Coronary Disease and Rationing
Dec 23rd, 2010
When The Patient Protection and Affordable Care Act is further implemented across the country what will happen with patients diagnosed with coronary artery disease? The logical conclusion is that there will be health care rationing out of necessity and need. Individuals will be mandated to wait longer to receive any form of health care.
Those individuals with chronic long-term care will find they are being rationed even more because they are costing the government more money than those healthier individuals who only stop in to visit with the medical health care physician on scheduled intervals.
Older individuals and those born with a health deficit in the future will be relegated to the back of the health care list because of cost. How will you handle the situation when it is your own grandmother, grandfather, aunt, uncle, mother, and father? Will you be on the telephone with their health insurance provider and medical health care physicians trying to explain how this is an emergency?
The entire new health care reform bill gained passage on the end result that everything will revolve around health insurance cost instead of health care need. It has been mentioned there will be new medical health care clinics that will be very accessible to all citizens. This is only partially true because these health care clinics will only be equipped to tend to the simple and mundane injuries sustained during everyday life.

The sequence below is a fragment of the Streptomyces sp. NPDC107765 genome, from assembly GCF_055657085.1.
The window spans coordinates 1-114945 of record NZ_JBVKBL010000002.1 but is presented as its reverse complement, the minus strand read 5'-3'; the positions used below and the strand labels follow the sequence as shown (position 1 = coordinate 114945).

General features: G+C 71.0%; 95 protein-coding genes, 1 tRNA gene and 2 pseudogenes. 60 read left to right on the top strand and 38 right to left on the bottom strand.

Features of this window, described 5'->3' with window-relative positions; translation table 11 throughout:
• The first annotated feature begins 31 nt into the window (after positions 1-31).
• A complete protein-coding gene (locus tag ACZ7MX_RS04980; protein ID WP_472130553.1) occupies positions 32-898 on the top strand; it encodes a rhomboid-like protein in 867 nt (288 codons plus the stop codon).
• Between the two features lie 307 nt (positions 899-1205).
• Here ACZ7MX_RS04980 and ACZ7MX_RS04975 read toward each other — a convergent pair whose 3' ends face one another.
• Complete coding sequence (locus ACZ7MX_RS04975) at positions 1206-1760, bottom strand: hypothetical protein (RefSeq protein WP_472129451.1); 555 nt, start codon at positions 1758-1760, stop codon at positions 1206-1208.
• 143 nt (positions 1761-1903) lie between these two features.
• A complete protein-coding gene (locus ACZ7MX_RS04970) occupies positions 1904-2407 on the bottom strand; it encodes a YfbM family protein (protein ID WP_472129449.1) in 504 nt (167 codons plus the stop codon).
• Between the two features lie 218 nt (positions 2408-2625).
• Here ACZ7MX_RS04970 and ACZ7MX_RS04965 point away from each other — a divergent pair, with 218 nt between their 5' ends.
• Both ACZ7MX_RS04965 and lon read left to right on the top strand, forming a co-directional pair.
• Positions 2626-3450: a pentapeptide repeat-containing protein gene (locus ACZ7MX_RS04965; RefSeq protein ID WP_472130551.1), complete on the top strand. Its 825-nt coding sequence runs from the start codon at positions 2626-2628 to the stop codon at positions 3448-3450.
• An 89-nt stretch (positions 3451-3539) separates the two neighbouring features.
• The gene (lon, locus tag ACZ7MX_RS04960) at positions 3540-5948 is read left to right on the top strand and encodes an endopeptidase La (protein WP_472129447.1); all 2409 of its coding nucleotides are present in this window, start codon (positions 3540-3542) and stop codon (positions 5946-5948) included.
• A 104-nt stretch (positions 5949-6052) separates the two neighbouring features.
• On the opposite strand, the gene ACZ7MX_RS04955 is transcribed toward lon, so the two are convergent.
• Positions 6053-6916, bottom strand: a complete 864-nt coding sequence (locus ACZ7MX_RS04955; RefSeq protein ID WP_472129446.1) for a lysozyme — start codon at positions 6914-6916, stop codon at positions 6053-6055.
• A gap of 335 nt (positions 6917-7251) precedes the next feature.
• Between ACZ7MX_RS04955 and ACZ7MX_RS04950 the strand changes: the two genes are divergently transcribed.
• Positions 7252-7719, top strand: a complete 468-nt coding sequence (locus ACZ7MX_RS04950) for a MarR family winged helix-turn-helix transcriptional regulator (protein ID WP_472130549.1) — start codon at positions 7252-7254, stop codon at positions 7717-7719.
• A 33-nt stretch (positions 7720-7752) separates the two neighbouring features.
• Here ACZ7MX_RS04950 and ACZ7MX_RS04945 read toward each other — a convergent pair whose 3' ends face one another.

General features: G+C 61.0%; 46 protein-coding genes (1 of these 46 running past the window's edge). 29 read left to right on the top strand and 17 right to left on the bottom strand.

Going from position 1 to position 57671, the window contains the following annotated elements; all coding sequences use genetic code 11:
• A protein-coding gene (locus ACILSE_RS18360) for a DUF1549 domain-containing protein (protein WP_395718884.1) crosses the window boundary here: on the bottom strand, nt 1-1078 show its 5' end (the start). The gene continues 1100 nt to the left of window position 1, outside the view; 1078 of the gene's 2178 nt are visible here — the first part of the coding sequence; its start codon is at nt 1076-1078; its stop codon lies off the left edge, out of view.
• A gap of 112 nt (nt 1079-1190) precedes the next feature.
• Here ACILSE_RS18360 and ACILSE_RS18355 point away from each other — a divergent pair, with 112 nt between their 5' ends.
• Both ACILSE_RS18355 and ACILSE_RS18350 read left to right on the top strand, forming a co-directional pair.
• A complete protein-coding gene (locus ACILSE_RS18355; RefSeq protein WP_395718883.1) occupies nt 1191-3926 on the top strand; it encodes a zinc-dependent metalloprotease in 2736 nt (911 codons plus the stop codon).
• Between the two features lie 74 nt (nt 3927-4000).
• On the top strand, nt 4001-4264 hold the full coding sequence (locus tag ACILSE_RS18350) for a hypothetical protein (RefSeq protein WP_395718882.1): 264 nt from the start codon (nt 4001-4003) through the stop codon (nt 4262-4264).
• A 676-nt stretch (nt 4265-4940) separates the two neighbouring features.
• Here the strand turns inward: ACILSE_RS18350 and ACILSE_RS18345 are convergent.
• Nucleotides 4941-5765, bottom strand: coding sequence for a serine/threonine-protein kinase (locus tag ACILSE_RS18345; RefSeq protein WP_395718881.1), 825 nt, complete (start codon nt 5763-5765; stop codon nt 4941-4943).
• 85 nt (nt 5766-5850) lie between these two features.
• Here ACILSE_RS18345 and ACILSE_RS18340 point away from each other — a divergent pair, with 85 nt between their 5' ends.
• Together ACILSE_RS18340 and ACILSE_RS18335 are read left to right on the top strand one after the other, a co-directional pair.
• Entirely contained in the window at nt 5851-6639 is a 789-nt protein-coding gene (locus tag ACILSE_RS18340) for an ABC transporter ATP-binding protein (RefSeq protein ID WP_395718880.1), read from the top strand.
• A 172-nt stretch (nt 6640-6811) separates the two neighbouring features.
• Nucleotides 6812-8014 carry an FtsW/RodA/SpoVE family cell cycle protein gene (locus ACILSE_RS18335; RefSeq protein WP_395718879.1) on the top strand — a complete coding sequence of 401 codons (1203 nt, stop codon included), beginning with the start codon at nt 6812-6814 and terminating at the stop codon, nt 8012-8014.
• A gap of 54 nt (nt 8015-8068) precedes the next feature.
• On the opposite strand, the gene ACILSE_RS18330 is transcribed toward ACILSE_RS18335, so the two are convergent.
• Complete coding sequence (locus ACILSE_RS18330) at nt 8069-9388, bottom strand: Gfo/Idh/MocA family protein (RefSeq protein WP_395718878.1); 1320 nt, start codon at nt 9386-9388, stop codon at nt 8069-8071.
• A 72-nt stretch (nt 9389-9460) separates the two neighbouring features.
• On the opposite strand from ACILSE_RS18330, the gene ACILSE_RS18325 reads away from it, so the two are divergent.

Broken legs, broken arms, or stitches will be readily tended to by a very qualified registered nurse, physician assistant, or when you are fortunate, an osteopathic doctor, but not with a “MD” medical health care physician. It is as the mandate says, every citizen is to purchase a health insurance policy, but not every citizen will receive the needed medical health care the citizen so desperately requires.
In the United States, most of our community hospitals across the country have a CAT scanner to keep up with the needed technology. In Canada, they have one CAT scanner in each county. As time continues, much of the medical health care technology that we have grown accustomed to seeing will be dwindling down and eventually disappearing simply because of cost.
The other stringent factor is going to be your chronological age as well as the current status of your overall health. Whether your family members receive the needed health care for coronary diseases will really depend on these factors. You might stand a chance of your health insurance extending medical health care coverage if you are basically young and healthy.
When the Internal Revenue Service reads through your medical health care records and decided it will be much to costly to offer you the needed medical health care services you are requiring, your medical health care physician and your health insurance provider can go no further. How well is this going to set with you?
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